The 10th Bio-Ken International Snakebite Seminar, Watamu
Published Daily Nation 29 November 2016
13-year-old Menza Benjamin was picking up cashewnuts on the ground when he felt a burning hot bite on his leg followed by another. He started to vomit and broke out in a cold sweat. Close to his hut he fainted. He never saw the snake.
That was three years ago and he’s lucky to be alive, sitting at the snakebite seminar held in Watamu early November.
What saved Menza was the speed with everything that followed. His uncle saw him and immediately put him on a pikipiki and took him 12 kilometers to the Bio-Ken Snake Farm. By the time they reached the snake farm, the boy was already showing rapidly advancing symptoms of black mamba bite. He was rushed by car – along with a supply of suitable antivenom to the local private hospital where he was treated by the hospital’s founder, Dr. Erulu, also present at the seminar.
Black mambas are among the fastest and deadliest snakes in the world. A bite requires urgent urgent attention.
On the other hand, in May this year a farmer tilling his farm in Maungu near Voi was bitten and brought to Voi in a matatu by his relatives – a 30 minute drive. From the symptoms, the doctors pinned it down to a puff adder – again one of Africa’s most venomous snakes. He had been bitten on the middle finger.
The doctor administered an antivenom immediately. Despite this, the patient’s condition deteriorated. Another antivenom shot was administered. On the fourth day the patient died from severe internal bleeding.
On reviewing the file, it was realised that despite receiving two shots of antivenom, the patient died.
“It was a preventable death,” states the medic relating the case at the seminar. The cause of death was that the antivenom used was not a suitable brand.
In Menza’s case, the boy was lucky. He received the correct antivenom from the James Ashe Anti-Venom Trust (JAAT) – an arm of Bio-Ken Snake Farm – that is supplied to the Kilifi county hospital. The farmer died of the ineffective antivenom currently stocked in Kenyan hospitals that is totally ineffective for snake bite victims in Kenya.
“In Kilifi county there has been no case of a child dying from a snake bite because of the antivenom,” states Dr Shebe Mohammed, a researcher at Kenya Medical Research Institute in Kilifi. “And this is despite three to four children brought to the county hospital every month.”
The fact is that almost every snake can bite but most bites are from harmless non-venomous snakes. Venom is used by snakes for a quick knock-down so that the prey does not get away and to break down the tissue to make it easier to digest– and not to kill humans.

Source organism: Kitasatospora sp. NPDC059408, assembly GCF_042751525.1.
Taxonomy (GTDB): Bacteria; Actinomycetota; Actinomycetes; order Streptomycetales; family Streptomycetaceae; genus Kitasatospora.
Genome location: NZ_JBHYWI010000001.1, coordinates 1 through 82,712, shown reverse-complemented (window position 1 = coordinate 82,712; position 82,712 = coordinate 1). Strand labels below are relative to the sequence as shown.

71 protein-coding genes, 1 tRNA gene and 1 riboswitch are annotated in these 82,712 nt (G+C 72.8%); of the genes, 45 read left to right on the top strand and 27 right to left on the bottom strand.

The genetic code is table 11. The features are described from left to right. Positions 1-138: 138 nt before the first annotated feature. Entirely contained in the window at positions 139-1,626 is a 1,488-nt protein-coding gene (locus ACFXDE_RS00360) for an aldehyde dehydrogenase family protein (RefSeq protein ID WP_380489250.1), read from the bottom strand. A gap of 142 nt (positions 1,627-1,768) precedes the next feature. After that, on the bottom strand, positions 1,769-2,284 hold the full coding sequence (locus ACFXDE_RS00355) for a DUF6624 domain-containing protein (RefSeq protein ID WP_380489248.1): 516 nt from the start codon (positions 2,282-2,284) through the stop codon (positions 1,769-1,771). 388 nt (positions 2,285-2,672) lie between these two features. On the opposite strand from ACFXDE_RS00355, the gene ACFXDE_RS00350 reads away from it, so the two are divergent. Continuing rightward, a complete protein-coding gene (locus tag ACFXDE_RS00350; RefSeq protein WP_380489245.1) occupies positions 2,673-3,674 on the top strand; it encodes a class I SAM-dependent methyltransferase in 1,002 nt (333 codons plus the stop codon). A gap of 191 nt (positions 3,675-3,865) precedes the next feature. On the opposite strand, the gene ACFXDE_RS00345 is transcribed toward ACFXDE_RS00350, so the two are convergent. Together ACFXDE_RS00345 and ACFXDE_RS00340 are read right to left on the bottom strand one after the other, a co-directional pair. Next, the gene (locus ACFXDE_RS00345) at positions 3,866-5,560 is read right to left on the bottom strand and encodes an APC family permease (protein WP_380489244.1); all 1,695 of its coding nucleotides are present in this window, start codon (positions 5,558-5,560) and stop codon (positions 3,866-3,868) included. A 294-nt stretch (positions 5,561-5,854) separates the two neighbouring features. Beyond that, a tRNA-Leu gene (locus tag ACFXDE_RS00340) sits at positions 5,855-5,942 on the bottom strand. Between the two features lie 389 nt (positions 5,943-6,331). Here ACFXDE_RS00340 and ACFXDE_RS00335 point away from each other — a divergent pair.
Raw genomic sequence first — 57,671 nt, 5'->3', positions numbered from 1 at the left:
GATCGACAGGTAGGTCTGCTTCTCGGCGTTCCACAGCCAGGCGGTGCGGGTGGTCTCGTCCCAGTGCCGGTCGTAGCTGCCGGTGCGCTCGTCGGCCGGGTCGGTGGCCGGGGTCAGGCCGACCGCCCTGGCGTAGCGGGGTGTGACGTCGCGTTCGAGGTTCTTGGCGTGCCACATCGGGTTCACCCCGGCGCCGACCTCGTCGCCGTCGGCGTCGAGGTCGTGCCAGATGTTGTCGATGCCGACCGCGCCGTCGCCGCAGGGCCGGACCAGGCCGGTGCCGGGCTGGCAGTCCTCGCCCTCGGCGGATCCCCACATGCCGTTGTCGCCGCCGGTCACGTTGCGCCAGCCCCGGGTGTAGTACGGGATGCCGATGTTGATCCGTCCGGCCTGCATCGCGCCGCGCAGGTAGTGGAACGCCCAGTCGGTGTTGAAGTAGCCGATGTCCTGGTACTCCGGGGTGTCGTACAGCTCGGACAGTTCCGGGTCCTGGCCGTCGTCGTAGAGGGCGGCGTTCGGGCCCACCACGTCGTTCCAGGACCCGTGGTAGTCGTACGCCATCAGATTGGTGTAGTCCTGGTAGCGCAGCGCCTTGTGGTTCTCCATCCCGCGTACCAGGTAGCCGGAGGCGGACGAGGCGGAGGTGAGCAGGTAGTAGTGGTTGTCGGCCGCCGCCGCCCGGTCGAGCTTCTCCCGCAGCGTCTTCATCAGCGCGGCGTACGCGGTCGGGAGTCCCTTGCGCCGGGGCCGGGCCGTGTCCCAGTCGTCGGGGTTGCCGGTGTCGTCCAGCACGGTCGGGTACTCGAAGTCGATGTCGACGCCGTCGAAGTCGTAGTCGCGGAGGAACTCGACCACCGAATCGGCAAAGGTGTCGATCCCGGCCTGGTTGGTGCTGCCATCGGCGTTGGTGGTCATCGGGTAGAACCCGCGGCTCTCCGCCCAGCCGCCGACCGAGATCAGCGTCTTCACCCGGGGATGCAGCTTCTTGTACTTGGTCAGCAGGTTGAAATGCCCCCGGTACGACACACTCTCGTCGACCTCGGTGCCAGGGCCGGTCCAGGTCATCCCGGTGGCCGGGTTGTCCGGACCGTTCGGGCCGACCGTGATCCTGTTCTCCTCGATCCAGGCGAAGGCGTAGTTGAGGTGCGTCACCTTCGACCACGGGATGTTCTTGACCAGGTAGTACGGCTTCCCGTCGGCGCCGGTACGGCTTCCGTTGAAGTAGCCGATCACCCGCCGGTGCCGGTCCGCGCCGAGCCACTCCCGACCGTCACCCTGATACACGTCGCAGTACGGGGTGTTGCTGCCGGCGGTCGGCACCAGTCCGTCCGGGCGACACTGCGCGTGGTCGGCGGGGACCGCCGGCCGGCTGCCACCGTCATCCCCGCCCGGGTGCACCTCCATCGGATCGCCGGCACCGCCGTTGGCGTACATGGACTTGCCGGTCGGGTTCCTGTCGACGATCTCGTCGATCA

The success of losing no child to venomous snake bites is because everyone – including the local mganga (traditional healer) – in Kilifi county knows of the Bio-Ken Snake Farm and the availability of good quality antivenom from it. The traditional healers know their snakes – the venomous from the non-venomous. They ‘treat’ the non-venomous bites with charms and chants for a chicken and a few hundred shillings. The patient oblivious of the difference between the bites pays, relieved to be ‘treated’ successfully. But when it comes to venomous snakebites, the mganga inevitably refer the snakebite victims to the ‘mzungu’ at the snakefarm. It’s proved to be a working relationship.
Bio-Ken Snake Farm was founded by the reptilian guru, the late James Ashe with his wife Sanda in 1980. Years after retiring as curator of the snake park at the Nairobi Museum, the couple settled in Watamu as Kenya’s coastal strip is rich in reptilian wonders. Since then, Bio-Ken has expanded into research and public awareness run with passion by Ashe’s protégée, Royjan Taylor who joined Bio-Ken in 2002. The bi-annual snake seminars started 21 years ago, attract a global audience. Unfortunately the only people absent at most snake seminars are policy makers from government institutions.
“Taylor set up JAAT to meet the increasing need for good antivenom when the seminars and training of local doctors and nurses convinced people that they really CAN be saved from dangerous bites,” tells Sanda.
“Snakebites are complicated,” explains Tom Menge, toxicologist and chief pharmacist at Kenyatta National Hospital, Kenya’s largest referral hospital. Venomous snakebites require the correct anti-venom, followed by care.
“The antivenom registered in Kenya is by the Pharmacy and Poisons Board (PPB).
“As it’s registered there, the assumption is that PPB has verified the antivenom.”
It’s the crux of the problem. The antivenom available in the country is proving to be in-effective.
One theory is that it was approved based on dubious data presented to PPB by the manufacturer.